Step 4: Appeal To Your Employer
There may be a case when you don’t agree with your employer’s decision. To resolve this, you must write a letter of appeal to your employer:
- saying that you wish to appeal against their decision;
- explaining your concerns regarding the decision and why you don’t agree with it
After that, your employer must arrange another meeting to discuss your appeal. Also, a different and more senior manager must preside over the meeting, where possible, to deal with this appeal.
You may ask either your colleague or a representative of the trade union to accompany you to the appeal meeting. After the appeal meeting is over, your employer must provide their final decision, in writing to you.
Moreover, if you are still unhappy with the final decision, you may want to explore other ways of sorting out your concerns with your employer. Subsequently, you may be able to:
- go to mediation;
- bring a claim to an employment tribunal
Mediation is a confidential and voluntary approach to resolve workplace-related disputes. The procedure involves an impartial, independent individual who helps you and your employer to reach an amicable solution.
The mediator may be selected from within your organisation (in some cases), or you may choose for an external mediator (the services for external mediator, however, are not free of cost).
Step 5: Raising a Formal Grievance
In case, the informal approach doesn’t help resolve your problems, you may decide to raise a formal grievance and refer to the ACAS Code of Practice. This Code lays out the standards of reasonable behaviour that employers and employees are expected to follow when dealing with a dispute in the workplace.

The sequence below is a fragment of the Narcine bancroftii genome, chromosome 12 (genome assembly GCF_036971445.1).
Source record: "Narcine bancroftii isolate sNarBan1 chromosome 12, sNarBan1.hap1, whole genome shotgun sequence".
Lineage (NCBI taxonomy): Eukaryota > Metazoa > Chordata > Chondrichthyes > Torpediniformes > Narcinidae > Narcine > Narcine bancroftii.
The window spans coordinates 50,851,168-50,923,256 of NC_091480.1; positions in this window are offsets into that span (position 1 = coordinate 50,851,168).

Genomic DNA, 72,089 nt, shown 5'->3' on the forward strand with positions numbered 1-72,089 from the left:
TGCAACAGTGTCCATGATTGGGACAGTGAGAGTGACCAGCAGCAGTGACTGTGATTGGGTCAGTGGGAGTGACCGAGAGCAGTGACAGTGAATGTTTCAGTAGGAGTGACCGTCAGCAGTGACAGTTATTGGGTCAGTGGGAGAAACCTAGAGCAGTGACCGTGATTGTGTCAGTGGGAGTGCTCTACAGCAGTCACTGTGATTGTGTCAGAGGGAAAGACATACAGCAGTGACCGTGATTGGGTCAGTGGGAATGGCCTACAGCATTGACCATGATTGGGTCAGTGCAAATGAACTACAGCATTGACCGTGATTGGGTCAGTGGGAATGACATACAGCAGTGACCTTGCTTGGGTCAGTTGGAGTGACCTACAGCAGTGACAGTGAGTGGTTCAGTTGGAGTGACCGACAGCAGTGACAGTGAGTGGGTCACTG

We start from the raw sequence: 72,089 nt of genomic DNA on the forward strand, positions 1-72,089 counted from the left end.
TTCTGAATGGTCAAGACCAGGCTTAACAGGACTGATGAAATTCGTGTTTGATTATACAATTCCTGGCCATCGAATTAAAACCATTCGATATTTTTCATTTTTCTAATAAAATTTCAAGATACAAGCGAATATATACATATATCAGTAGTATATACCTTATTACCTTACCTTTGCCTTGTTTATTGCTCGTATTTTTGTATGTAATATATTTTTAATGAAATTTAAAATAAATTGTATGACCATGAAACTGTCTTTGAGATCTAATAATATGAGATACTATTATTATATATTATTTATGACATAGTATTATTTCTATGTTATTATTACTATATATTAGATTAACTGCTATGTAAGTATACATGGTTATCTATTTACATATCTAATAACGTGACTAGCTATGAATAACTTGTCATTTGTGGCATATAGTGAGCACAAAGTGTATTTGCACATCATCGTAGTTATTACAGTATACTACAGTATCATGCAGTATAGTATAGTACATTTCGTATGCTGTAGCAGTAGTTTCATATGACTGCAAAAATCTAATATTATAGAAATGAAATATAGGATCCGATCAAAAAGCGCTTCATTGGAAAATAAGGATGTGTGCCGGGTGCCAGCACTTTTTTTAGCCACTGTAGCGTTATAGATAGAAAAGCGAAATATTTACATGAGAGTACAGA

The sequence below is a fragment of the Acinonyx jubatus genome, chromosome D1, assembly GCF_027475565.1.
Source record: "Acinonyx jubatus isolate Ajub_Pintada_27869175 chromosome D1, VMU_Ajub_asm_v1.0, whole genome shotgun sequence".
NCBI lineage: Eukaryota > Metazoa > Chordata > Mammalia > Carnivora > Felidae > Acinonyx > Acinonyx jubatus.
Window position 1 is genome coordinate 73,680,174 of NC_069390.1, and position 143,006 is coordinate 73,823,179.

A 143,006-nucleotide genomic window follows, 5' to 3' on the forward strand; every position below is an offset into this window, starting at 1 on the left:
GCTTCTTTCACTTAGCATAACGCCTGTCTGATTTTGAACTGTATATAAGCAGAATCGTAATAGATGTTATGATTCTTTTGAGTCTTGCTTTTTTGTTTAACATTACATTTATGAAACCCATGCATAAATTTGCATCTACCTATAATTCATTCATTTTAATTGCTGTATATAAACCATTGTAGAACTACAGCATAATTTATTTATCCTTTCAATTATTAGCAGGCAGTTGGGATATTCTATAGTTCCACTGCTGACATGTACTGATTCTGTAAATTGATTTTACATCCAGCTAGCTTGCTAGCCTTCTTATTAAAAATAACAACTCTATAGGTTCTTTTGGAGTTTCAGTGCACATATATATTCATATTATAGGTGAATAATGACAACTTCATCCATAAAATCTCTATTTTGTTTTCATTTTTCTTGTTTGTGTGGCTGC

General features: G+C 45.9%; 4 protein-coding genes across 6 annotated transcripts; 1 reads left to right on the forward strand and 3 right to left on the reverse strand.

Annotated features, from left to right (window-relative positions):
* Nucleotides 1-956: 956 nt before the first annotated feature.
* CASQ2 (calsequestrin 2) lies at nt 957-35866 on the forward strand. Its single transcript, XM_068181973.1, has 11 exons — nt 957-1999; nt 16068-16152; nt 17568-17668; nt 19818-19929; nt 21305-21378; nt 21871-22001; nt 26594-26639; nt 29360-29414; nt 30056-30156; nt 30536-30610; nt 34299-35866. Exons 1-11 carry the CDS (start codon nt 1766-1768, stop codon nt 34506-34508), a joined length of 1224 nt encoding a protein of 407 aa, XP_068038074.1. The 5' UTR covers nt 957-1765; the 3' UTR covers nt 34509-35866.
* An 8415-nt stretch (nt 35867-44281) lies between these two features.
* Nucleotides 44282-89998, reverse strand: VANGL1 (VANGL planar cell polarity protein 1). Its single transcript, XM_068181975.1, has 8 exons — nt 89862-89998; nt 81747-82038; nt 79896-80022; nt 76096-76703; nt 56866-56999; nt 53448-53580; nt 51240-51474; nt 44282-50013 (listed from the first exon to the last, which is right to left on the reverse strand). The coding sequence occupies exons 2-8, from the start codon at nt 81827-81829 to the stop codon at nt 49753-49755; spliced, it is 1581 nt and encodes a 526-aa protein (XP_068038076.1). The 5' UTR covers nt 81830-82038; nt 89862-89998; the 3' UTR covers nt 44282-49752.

Whilst it is not binding for you to follow the Code of Practice, an employment tribunal often takes into account, whether or not it would have been reasonable for you to follow the Code guidelines, before deciding the amount of compensation you should get, if any.
Your organisation should also have a formal procedure for grievance redressal, the details of which are set out in either your Company Handbook, on your HR intranet site, HR or Personnel manual, or in your employment contract.
Also, there is a strict time limit for making an employment tribunal claim, which is usually three months minus one day from the day you suffered the problem for the last time, before making a claim.
The time limit also applies when you are taking out a grievance; therefore, you need to make sure that you have appropriate time to initiate and go through the grievance procedure.
Before making an employment tribunal claim, you don’t have to raise a formal grievance. However, if you don’t raise a formal grievance first, the employment tribunal may reduce the amount of compensation they award you, if any.
Tom Street qualified as a solicitor in 2003 and has over 20 years experience in employment and litigation law. He studied law at the University of Manchester before undertaking the legal practice course at the College of Law in Guildford, going on to complete his legal training at a firm in Chancery Lane, London. Once fully qualified, he moved to a niche litigation practice in the City of London.
In 2010, Tom set up his own legal practice, Tom Street & Co Solicitors and as part of this, in accordance with his strongly held objective to provide everyone with an easy pathway to justice he established the online portals Do I Have A Case? and Tribunal Claim. These websites are trading names of Tom Street & Co Solicitors.